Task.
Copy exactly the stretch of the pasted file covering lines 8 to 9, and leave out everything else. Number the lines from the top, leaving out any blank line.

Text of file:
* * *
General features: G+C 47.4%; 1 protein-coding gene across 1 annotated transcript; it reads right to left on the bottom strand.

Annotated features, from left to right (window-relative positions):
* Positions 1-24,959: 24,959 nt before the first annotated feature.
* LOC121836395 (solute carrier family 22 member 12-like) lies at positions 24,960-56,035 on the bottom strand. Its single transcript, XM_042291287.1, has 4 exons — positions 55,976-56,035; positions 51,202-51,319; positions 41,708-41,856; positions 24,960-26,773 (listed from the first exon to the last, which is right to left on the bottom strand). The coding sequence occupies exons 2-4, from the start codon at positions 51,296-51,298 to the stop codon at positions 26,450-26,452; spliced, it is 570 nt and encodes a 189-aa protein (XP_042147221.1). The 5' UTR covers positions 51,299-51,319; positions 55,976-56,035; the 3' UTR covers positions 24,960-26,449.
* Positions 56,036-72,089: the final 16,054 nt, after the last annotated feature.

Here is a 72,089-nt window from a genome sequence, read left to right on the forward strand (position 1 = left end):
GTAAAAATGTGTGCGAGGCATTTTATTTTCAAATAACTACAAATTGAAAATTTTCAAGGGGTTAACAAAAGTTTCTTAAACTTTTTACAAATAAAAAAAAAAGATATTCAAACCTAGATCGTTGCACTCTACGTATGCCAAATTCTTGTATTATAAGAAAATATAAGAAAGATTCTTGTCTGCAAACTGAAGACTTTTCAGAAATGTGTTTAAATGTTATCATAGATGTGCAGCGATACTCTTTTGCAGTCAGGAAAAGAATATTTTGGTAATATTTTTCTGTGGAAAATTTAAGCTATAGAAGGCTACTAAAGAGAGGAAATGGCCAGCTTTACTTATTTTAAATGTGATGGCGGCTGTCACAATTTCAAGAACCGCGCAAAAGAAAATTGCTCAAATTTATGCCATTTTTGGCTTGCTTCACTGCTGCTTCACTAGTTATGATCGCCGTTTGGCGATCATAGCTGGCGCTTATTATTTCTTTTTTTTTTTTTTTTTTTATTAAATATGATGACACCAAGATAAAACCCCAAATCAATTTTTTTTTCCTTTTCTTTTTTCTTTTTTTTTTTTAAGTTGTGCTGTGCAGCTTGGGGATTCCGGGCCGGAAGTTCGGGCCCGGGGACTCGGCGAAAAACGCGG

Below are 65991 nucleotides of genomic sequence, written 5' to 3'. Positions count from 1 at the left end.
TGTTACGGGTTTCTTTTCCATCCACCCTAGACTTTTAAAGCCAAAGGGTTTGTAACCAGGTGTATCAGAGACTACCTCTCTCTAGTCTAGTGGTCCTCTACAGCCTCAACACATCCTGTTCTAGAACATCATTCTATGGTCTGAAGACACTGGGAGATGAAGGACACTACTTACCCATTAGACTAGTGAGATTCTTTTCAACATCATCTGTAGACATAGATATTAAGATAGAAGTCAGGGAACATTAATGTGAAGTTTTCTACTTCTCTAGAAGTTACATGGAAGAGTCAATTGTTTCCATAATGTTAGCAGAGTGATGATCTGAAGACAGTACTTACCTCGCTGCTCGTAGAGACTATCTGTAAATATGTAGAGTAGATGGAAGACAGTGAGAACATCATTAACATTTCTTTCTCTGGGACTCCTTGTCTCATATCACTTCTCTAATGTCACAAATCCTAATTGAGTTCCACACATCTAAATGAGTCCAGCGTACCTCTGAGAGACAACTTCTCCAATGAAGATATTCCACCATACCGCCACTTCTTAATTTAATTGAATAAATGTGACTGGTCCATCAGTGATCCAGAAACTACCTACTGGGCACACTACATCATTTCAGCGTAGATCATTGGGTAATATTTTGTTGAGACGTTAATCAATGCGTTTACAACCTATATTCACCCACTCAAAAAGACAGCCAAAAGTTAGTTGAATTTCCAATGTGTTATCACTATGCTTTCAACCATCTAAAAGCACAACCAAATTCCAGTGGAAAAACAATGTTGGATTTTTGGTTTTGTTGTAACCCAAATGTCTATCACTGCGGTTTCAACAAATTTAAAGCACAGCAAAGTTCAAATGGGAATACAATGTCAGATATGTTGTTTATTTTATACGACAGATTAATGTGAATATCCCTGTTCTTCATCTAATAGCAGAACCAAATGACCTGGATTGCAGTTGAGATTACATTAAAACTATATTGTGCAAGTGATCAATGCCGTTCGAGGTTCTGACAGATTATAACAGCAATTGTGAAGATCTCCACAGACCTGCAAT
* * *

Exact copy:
Below are 65991 nucleotides of genomic sequence, written 5' to 3'. Positions count from 1 at the left end.
TGTTACGGGTTTCTTTTCCATCCACCCTAGACTTTTAAAGCCAAAGGGTTTGTAACCAGGTGTATCAGAGACTACCTCTCTCTAGTCTAGTGGTCCTCTACAGCCTCAACACATCCTGTTCTAGAACATCATTCTATGGTCTGAAGACACTGGGAGATGAAGGACACTACTTACCCATTAGACTAGTGAGATTCTTTTCAACATCATCTGTAGACATAGATATTAAGATAGAAGTCAGGGAACATTAATGTGAAGTTTTCTACTTCTCTAGAAGTTACATGGAAGAGTCAATTGTTTCCATAATGTTAGCAGAGTGATGATCTGAAGACAGTACTTACCTCGCTGCTCGTAGAGACTATCTGTAAATATGTAGAGTAGATGGAAGACAGTGAGAACATCATTAACATTTCTTTCTCTGGGACTCCTTGTCTCATATCACTTCTCTAATGTCACAAATCCTAATTGAGTTCCACACATCTAAATGAGTCCAGCGTACCTCTGAGAGACAACTTCTCCAATGAAGATATTCCACCATACCGCCACTTCTTAATTTAATTGAATAAATGTGACTGGTCCATCAGTGATCCAGAAACTACCTACTGGGCACACTACATCATTTCAGCGTAGATCATTGGGTAATATTTTGTTGAGACGTTAATCAATGCGTTTACAACCTATATTCACCCACTCAAAAAGACAGCCAAAAGTTAGTTGAATTTCCAATGTGTTATCACTATGCTTTCAACCATCTAAAAGCACAACCAAATTCCAGTGGAAAAACAATGTTGGATTTTTGGTTTTGTTGTAACCCAAATGTCTATCACTGCGGTTTCAACAAATTTAAAGCACAGCAAAGTTCAAATGGGAATACAATGTCAGATATGTTGTTTATTTTATACGACAGATTAATGTGAATATCCCTGTTCTTCATCTAATAGCAGAACCAAATGACCTGGATTGCAGTTGAGATTACATTAAAACTATATTGTGCAAGTGATCAATGCCGTTCGAGGTTCTGACAGATTATAACAGCAATTGTGAAGATCTCCACAGACCTGCAAT